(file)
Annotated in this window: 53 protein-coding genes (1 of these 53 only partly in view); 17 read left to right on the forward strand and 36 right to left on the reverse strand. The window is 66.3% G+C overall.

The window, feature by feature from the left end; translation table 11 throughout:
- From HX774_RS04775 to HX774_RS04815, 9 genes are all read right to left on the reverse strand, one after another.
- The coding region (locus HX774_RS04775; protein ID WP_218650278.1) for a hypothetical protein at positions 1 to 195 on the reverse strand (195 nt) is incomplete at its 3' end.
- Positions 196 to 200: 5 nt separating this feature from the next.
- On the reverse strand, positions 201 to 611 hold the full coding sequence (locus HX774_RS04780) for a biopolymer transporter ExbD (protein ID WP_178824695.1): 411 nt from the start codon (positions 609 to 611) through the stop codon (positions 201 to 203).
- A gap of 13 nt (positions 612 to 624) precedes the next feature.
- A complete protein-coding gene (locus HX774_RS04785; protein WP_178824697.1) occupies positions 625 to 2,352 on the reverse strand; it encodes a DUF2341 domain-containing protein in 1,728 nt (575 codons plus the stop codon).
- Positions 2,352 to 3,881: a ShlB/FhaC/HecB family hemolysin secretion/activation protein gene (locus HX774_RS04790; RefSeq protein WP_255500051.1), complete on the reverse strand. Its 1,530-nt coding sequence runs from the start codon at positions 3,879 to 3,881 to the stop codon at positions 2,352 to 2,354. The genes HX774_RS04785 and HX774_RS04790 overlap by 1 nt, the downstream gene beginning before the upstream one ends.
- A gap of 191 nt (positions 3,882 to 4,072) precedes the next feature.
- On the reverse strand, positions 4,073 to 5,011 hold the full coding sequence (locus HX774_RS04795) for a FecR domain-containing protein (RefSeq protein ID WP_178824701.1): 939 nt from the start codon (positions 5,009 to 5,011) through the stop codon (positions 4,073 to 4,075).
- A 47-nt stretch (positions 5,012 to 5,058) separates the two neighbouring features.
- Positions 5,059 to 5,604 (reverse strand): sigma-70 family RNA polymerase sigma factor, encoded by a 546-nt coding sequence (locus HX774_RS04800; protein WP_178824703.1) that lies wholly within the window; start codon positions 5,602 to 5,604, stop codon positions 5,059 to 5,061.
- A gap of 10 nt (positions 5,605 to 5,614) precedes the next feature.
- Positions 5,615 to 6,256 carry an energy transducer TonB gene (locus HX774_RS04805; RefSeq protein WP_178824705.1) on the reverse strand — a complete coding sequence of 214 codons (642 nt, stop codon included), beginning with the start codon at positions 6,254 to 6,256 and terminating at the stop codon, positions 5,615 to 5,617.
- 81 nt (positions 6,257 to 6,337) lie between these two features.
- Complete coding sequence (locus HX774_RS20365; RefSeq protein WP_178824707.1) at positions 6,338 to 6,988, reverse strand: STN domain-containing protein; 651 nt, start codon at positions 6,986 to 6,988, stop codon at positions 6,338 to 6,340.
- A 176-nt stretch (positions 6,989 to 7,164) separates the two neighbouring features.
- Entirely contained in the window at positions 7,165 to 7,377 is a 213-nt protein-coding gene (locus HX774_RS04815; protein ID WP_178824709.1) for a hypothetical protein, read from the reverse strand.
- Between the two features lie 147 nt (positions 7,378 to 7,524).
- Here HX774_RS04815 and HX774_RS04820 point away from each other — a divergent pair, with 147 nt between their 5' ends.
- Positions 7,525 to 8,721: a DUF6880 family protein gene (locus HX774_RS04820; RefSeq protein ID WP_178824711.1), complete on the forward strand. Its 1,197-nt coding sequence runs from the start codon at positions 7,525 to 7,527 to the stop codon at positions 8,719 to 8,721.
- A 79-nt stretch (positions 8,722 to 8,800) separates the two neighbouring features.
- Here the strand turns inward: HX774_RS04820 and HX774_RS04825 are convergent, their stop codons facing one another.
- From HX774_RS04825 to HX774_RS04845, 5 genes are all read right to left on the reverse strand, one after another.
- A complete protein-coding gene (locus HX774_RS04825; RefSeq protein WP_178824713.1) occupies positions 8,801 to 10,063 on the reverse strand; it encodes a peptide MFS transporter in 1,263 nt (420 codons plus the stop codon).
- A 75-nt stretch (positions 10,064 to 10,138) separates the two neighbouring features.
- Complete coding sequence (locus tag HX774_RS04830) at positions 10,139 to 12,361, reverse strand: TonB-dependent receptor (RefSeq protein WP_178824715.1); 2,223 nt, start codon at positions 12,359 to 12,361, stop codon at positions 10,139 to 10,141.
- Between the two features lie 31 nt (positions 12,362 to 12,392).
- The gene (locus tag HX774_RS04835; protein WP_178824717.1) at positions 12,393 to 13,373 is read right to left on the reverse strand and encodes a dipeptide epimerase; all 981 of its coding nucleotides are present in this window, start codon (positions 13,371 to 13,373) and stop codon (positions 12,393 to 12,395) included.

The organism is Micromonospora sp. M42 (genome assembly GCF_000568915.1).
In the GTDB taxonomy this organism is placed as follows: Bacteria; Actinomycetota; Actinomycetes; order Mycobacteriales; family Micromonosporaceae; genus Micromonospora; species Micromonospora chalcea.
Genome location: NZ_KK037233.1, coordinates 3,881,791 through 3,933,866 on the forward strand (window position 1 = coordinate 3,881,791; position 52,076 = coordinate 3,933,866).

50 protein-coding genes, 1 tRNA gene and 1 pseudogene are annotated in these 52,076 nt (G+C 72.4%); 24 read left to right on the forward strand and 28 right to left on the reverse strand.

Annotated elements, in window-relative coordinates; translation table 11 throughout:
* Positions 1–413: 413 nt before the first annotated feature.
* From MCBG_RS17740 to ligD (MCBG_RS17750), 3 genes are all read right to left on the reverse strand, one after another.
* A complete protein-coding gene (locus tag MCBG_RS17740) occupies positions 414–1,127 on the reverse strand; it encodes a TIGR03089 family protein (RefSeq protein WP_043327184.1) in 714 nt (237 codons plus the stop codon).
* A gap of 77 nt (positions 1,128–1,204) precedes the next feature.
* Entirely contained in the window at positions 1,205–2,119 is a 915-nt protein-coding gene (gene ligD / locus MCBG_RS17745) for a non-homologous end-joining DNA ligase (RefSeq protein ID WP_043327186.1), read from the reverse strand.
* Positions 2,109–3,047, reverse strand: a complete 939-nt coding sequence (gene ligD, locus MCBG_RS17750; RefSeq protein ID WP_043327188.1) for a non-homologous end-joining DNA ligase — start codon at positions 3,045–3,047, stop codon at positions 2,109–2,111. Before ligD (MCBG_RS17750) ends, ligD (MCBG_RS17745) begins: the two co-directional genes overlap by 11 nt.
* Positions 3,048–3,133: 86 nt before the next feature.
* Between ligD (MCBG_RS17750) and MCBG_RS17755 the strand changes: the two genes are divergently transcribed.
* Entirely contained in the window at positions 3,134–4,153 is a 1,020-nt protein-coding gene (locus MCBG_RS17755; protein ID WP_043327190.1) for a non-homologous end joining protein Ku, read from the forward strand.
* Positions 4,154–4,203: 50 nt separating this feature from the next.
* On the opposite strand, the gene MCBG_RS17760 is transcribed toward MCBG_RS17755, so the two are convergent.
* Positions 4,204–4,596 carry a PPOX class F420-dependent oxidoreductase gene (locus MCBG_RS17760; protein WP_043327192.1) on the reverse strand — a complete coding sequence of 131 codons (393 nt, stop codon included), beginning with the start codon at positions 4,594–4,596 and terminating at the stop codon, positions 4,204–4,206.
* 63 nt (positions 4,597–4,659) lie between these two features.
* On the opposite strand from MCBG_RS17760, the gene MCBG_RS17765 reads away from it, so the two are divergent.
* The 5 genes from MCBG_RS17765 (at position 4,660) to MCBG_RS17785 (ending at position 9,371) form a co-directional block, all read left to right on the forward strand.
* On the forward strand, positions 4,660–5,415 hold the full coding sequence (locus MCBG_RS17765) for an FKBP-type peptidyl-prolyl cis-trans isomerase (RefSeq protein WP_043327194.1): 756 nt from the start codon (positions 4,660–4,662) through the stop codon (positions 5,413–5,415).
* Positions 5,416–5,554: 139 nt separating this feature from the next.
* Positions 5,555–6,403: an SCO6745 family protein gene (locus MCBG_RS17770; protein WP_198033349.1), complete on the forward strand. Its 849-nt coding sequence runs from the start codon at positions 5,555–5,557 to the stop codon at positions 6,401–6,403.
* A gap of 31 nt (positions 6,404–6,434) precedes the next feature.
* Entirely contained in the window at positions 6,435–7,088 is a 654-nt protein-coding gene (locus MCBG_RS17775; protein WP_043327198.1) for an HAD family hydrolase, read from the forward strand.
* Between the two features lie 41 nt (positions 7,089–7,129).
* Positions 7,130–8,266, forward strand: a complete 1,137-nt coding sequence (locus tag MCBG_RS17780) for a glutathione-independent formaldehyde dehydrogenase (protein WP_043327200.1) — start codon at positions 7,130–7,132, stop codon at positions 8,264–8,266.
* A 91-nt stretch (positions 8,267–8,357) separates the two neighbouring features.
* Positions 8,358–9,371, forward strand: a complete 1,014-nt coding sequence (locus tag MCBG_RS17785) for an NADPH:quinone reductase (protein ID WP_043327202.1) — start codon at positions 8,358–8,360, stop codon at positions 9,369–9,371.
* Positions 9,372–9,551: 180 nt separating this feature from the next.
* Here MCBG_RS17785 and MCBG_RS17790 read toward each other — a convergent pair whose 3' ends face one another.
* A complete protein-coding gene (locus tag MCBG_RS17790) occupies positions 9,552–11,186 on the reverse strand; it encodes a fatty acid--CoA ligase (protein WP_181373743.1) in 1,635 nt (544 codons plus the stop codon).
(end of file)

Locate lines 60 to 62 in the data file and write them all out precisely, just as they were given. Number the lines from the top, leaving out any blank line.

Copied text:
* Positions 9,372–9,551: 180 nt separating this feature from the next.
* Here MCBG_RS17785 and MCBG_RS17790 read toward each other — a convergent pair whose 3' ends face one another.
* A complete protein-coding gene (locus tag MCBG_RS17790) occupies positions 9,552–11,186 on the reverse strand; it encodes a fatty acid--CoA ligase (protein WP_181373743.1) in 1,635 nt (544 codons plus the stop codon).